The Art and Craft of Problem Solving (Paul Zeitz; Wiley, 2nd edition, 2007)
How to get smart
Paul Zeitz had written an enlightening and entertaining book about mathematical problem-solving. The target audience of the book are students with some mathematical background, for example gifted high-schools students.
Paul Zeitz won in 1974 the USA Mathematical Olympiad, and he has edited problems for mathematics contests for several decades. Many examples and exercises arise from mathematics competitions, but the book has a wider scope. Zeitz encourages the reader towards a wide curiosity about mathematical problems. The tone of the book is playful, avoiding too much seriousness although going quite deeply into mathematics.
Zeitz' book can be compared with the classic books about mathematics and problem-solving, for example "How to Solve It" by Polya and "What is Mathematics?" by Courant, Robbins, and Stewart.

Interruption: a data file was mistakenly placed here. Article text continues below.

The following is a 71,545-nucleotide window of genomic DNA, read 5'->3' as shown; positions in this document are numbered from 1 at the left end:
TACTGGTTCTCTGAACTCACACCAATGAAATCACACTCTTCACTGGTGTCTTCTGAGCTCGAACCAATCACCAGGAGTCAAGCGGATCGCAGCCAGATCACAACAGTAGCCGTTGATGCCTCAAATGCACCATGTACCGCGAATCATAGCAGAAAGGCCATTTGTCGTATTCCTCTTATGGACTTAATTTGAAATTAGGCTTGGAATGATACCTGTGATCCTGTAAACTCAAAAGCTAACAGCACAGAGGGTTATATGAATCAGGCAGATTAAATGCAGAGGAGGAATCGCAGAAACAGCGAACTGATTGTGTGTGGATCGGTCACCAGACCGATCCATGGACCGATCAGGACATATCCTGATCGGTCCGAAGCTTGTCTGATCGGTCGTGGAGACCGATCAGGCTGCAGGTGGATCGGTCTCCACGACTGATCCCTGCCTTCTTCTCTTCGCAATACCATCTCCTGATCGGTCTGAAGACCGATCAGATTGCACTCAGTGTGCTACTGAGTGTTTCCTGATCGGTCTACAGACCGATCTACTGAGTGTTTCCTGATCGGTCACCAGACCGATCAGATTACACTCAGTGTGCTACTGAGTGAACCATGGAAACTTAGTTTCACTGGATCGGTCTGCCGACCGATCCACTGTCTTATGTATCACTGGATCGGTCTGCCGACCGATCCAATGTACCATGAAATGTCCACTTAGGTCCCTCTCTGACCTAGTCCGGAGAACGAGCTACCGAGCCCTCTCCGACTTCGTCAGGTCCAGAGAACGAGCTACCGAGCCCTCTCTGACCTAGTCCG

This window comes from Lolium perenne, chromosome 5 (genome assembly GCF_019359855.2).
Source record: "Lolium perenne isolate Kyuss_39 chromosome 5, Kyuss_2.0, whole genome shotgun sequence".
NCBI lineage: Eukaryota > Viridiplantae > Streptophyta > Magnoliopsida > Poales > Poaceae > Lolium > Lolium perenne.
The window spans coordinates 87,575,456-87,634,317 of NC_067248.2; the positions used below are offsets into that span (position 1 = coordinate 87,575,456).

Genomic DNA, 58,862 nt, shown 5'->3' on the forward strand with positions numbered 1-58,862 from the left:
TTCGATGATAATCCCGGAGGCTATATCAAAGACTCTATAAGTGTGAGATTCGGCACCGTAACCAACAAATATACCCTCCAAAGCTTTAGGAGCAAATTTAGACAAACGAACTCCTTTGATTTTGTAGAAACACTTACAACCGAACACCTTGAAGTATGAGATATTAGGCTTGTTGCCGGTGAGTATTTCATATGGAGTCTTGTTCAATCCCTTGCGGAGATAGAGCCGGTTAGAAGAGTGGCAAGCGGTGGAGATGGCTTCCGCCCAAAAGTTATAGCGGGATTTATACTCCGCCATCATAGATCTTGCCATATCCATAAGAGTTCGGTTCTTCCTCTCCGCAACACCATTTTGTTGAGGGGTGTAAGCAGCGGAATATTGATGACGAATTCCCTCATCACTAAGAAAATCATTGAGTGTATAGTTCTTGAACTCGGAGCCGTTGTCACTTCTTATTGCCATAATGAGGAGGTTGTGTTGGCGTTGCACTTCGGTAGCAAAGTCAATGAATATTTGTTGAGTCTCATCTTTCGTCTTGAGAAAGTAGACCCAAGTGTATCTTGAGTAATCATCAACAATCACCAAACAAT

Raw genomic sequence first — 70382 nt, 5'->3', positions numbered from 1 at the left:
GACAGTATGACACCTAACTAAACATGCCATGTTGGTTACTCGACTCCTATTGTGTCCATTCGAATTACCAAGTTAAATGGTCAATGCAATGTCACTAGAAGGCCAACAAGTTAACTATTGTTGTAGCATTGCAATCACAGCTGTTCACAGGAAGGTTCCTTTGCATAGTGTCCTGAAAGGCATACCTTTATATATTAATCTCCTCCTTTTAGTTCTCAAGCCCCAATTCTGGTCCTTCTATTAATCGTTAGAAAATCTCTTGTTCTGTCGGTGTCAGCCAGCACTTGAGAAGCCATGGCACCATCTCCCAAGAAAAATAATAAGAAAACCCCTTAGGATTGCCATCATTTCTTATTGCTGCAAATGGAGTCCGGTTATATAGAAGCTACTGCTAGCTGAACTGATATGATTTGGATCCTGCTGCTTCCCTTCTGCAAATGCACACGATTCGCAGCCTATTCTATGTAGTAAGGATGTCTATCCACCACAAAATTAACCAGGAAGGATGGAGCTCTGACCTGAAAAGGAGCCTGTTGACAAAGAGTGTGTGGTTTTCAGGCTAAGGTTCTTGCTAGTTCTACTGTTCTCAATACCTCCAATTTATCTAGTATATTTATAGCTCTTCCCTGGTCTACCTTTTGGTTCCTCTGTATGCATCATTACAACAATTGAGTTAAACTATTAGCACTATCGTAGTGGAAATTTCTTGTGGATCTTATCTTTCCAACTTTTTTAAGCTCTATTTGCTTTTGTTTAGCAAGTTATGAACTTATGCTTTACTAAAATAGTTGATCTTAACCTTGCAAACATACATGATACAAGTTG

A lot of the motivation for Zeitz book stems from Polya's classic. But Zeitz targets a somewhat wider audience, young people interested in problems and perhaps not mathematics as such. The essence of mathematics is not quite so firmly discussed, and perhaps it is better to encourage curiosity first and provide sermons later.
Other recent books about problem-solving are "How to Solve It: Modern Heuristics" by Michalewicz and Fogel and "The Nature of Mathematical Modeling" by Gershenfeld. These books are targeted towards large-scale applications, not so much basic mathematical problem-solving. Real-world examples of using mathematics are somewhat lacking in Zeitz's book, but the author has made a clear choice which has to be respected.
Fostering curiosity abot a wide range of mathematical topics and techniques is not a small accomplishment. Here Zeitz succeeds admirably. I hope many young students get their hands on this book, and start trying out the examples and exercises.
Even though my student years are behind, I got interested in many of the questions and started to think about them. Just as Zeitz recommended the reader to do.